Benefits of Strong School Attendance

Benefits of Strong School Attendance
Posted on 11/01/2023

We know that regular school attendance is a key to student success. Every day in the classroom provides rich learning experiences and opportunities for students to ask questions, observe, and get help from teachers. This year, Tahoma School District and all Washington public schools continue to make a special effort to ensure that students fully benefit from their education by reducing absences. Attending school regularly helps children perform better and provides them with an important Future Ready Skill that will translate well as they move on to higher education and careers. We want to provide more information about that effort and how our partnership with you will help ensure that this school year is fulfilling for your student and family.

Prior to the pandemic, Washington students had the second-highest absentee rate in the nation. As a result, attendance requirements by the state were strengthened in an effort to help families whose children experience frequent or chronic absenteeism. In Tahoma, we want to work with our families to ensure that each student is getting the most from their school experience.


  • Starting in kindergarten, too many absences (excused and unexcused) can cause children to fall behind in school.
  • Missing 10 percent (or about 18 days) increases the chance that your student will not read or master math at the same level as their peers.
  • Students can still fall behind if they miss just a day or two days every few weeks.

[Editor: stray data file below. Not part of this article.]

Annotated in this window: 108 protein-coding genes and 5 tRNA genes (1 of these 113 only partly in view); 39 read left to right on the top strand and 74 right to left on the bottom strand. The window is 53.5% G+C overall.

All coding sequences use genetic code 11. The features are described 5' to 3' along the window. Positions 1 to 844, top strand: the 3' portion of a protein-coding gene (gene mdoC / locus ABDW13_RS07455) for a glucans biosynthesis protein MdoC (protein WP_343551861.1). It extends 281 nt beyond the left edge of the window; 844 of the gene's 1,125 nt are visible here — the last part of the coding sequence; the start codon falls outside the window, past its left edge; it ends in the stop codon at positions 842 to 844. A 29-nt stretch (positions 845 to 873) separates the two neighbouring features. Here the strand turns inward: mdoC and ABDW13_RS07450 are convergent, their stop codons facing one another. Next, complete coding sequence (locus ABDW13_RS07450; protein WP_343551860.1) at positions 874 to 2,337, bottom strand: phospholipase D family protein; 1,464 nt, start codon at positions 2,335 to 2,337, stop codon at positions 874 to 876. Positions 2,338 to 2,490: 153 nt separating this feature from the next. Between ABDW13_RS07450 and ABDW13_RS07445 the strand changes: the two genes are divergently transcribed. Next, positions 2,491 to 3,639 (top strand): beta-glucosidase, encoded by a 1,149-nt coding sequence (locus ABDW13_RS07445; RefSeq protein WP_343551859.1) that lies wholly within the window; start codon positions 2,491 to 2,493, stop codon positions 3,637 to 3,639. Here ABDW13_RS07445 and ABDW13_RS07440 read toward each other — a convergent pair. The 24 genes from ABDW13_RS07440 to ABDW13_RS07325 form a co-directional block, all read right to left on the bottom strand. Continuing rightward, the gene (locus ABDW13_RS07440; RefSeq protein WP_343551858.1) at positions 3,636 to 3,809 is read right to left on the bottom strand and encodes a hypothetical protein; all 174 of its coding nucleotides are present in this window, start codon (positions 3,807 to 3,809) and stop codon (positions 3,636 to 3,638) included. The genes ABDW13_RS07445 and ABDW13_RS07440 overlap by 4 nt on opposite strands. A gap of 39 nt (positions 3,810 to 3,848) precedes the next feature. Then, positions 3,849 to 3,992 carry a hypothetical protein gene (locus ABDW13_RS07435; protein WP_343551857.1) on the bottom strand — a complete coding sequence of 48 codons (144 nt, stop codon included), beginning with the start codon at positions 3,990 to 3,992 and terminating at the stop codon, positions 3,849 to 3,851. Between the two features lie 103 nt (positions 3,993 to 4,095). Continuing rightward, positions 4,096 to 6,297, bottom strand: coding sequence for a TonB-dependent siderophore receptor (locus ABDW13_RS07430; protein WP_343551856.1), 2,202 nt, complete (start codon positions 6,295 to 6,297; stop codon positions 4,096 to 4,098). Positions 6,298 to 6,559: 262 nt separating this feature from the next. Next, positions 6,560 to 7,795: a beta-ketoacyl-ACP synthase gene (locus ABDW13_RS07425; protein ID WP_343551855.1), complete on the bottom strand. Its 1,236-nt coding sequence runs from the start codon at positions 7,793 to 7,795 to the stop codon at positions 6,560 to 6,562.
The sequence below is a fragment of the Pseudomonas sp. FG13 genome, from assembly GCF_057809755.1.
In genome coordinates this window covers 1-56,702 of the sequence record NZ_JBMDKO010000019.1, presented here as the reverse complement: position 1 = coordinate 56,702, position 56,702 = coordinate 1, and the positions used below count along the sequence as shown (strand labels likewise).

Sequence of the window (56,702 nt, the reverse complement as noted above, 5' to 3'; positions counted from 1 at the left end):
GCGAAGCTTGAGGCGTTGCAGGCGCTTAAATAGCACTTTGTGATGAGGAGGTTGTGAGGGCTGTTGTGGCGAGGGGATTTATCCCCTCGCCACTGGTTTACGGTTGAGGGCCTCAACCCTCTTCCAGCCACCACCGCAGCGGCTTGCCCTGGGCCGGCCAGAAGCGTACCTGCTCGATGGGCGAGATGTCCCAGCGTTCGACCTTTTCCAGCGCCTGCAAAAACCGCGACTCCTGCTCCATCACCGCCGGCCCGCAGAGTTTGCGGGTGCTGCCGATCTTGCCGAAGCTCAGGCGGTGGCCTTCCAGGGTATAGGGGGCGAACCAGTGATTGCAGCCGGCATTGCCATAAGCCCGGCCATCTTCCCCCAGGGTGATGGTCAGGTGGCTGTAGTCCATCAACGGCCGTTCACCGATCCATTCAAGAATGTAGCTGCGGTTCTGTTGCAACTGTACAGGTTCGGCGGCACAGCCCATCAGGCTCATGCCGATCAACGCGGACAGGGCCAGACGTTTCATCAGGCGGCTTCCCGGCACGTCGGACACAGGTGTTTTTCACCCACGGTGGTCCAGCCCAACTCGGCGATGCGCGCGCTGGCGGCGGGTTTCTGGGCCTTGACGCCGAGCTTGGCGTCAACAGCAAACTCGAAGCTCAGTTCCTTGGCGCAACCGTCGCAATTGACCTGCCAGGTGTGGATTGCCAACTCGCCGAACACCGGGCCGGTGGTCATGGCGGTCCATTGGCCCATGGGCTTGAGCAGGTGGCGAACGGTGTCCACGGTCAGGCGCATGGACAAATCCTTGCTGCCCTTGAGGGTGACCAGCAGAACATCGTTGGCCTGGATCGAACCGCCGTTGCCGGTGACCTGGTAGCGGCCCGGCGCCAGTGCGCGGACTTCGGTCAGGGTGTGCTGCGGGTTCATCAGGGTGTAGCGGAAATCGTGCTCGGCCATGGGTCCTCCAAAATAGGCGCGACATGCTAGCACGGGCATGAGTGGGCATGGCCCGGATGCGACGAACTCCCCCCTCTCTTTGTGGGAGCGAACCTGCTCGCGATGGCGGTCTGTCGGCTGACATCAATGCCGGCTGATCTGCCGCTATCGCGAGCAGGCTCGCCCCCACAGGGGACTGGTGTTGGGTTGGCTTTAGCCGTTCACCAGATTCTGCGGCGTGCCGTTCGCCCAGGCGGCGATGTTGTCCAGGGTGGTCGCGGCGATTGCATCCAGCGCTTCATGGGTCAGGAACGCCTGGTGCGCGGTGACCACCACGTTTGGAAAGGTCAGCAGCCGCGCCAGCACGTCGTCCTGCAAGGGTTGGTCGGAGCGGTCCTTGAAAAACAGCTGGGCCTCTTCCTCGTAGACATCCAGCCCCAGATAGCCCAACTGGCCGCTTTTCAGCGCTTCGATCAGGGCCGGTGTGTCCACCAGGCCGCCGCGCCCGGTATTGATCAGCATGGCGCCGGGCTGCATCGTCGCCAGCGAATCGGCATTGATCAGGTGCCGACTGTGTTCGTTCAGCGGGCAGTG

• Being late to school may lead to poor attendance.
  • Absences can affect the whole classroom if the teacher has to slow down learning to help children catch up.
  • By 6th grade, absenteeism is one of three signs that a student may drop out of high school.
  • By being present at school, your child learns valuable social skills and has the opportunity to develop meaningful relationships with other students and school staff.
  • Absences can be a sign that a student is losing interest in school, struggling with school work, dealing with a social issue, or facing some other potentially serious difficulty.
  • By 9th grade, regular attendance is a better predictor of graduation rates than 8th grade test scores.
  • Regular attendance is a Future Ready Skill that translates to post-high school education and careers.


We value your student's contributions to their school and we miss them when they are not present. We would like you to help ensure that your student attends regularly. We understand that there will be times when your student will miss school for very good reasons, such as illness. If your student is going to be absent, please contact the attendance office at your child's school to let us know about the absence.


We promise to notice when your student is missing from class, track attendance daily, communicate with you to understand why they were absent, and identify barriers and supports available to overcome challenges you may face in helping your student attend school.

Our goal is for all our students to have good attendance (missing 8 or less days of school per year) and that none of our students have chronic absence (missing more than 18 days per year).

We appreciate that there are extenuating circumstances for families that may impact attendance. We are committed to working together with families to deal with those challenges.